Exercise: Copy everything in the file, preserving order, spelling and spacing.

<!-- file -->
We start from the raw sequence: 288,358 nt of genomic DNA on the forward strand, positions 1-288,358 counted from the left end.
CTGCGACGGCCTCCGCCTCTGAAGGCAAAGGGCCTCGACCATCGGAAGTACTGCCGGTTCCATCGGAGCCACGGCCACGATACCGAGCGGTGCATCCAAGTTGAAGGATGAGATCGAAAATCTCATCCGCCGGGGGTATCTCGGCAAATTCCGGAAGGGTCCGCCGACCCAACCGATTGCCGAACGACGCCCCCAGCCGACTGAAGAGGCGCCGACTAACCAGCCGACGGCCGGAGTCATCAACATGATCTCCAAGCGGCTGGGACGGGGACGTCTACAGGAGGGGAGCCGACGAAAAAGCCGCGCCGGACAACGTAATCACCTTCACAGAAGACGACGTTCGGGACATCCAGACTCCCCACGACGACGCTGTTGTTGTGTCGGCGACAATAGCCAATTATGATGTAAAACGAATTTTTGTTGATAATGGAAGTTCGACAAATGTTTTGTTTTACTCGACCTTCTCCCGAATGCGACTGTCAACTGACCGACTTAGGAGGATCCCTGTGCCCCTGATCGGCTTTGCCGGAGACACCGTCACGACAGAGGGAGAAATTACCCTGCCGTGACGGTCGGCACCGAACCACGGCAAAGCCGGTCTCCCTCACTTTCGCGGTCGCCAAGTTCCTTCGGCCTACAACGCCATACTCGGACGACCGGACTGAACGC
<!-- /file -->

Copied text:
We start from the raw sequence: 288,358 nt of genomic DNA on the forward strand, positions 1-288,358 counted from the left end.
CTGCGACGGCCTCCGCCTCTGAAGGCAAAGGGCCTCGACCATCGGAAGTACTGCCGGTTCCATCGGAGCCACGGCCACGATACCGAGCGGTGCATCCAAGTTGAAGGATGAGATCGAAAATCTCATCCGCCGGGGGTATCTCGGCAAATTCCGGAAGGGTCCGCCGACCCAACCGATTGCCGAACGACGCCCCCAGCCGACTGAAGAGGCGCCGACTAACCAGCCGACGGCCGGAGTCATCAACATGATCTCCAAGCGGCTGGGACGGGGACGTCTACAGGAGGGGAGCCGACGAAAAAGCCGCGCCGGACAACGTAATCACCTTCACAGAAGACGACGTTCGGGACATCCAGACTCCCCACGACGACGCTGTTGTTGTGTCGGCGACAATAGCCAATTATGATGTAAAACGAATTTTTGTTGATAATGGAAGTTCGACAAATGTTTTGTTTTACTCGACCTTCTCCCGAATGCGACTGTCAACTGACCGACTTAGGAGGATCCCTGTGCCCCTGATCGGCTTTGCCGGAGACACCGTCACGACAGAGGGAGAAATTACCCTGCCGTGACGGTCGGCACCGAACCACGGCAAAGCCGGTCTCCCTCACTTTCGCGGTCGCCAAGTTCCTTCGGCCTACAACGCCATACTCGGACGACCGGACTGAACGC